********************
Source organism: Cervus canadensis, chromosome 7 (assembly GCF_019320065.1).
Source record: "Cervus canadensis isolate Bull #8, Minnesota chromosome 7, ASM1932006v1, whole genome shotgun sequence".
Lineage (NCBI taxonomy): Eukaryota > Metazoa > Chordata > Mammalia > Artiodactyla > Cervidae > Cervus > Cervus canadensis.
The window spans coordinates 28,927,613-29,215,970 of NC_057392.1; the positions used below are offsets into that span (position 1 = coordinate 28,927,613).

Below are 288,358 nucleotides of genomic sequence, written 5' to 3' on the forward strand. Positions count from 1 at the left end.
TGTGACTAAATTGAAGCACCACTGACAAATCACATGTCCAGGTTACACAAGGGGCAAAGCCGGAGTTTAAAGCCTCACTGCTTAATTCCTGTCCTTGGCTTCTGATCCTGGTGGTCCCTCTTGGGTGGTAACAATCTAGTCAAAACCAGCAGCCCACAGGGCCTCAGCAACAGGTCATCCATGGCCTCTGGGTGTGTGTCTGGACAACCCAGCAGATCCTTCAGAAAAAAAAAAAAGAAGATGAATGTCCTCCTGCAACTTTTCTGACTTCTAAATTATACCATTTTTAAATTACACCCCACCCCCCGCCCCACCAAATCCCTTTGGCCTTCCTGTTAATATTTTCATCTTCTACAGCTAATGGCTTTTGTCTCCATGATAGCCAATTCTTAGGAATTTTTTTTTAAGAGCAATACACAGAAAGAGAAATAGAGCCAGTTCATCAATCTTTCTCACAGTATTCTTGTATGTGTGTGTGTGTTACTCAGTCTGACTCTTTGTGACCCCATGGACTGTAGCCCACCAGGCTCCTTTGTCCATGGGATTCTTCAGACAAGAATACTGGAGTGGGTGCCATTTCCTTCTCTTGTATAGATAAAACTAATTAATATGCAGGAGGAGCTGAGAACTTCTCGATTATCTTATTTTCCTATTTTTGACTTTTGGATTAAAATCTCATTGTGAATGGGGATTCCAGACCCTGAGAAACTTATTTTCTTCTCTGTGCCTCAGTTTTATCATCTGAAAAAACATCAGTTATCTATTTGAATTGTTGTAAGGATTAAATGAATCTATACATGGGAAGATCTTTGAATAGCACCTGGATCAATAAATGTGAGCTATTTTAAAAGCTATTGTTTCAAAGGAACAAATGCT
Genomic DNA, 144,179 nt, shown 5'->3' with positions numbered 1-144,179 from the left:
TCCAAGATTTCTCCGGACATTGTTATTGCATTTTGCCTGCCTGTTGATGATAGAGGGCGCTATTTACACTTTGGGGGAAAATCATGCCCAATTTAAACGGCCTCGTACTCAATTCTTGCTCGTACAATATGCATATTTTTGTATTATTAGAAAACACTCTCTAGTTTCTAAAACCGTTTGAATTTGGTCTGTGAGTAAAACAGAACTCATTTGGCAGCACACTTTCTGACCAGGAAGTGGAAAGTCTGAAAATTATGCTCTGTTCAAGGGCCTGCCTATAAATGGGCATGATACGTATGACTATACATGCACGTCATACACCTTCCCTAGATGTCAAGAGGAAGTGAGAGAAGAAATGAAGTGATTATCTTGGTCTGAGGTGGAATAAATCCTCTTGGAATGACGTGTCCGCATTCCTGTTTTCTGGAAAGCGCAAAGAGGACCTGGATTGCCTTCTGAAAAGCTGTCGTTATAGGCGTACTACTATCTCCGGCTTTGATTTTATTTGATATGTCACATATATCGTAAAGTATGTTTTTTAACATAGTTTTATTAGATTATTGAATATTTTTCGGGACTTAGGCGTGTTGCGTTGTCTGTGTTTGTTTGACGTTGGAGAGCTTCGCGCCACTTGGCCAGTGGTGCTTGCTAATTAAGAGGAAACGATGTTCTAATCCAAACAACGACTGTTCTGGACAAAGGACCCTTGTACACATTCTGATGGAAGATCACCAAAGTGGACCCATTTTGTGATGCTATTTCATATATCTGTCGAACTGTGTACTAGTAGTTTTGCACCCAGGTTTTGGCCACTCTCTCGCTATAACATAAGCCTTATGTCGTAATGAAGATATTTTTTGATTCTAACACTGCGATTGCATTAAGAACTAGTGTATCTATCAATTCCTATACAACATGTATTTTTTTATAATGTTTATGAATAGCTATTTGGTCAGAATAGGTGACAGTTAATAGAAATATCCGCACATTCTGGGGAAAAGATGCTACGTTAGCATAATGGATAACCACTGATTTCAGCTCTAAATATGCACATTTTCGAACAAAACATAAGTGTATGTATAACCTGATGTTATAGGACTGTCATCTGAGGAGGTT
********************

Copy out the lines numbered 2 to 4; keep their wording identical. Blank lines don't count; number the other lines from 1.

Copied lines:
Source record: "Cervus canadensis isolate Bull #8, Minnesota chromosome 7, ASM1932006v1, whole genome shotgun sequence".
Lineage (NCBI taxonomy): Eukaryota > Metazoa > Chordata > Mammalia > Artiodactyla > Cervidae > Cervus > Cervus canadensis.
The window spans coordinates 28,927,613-29,215,970 of NC_057392.1; the positions used below are offsets into that span (position 1 = coordinate 28,927,613).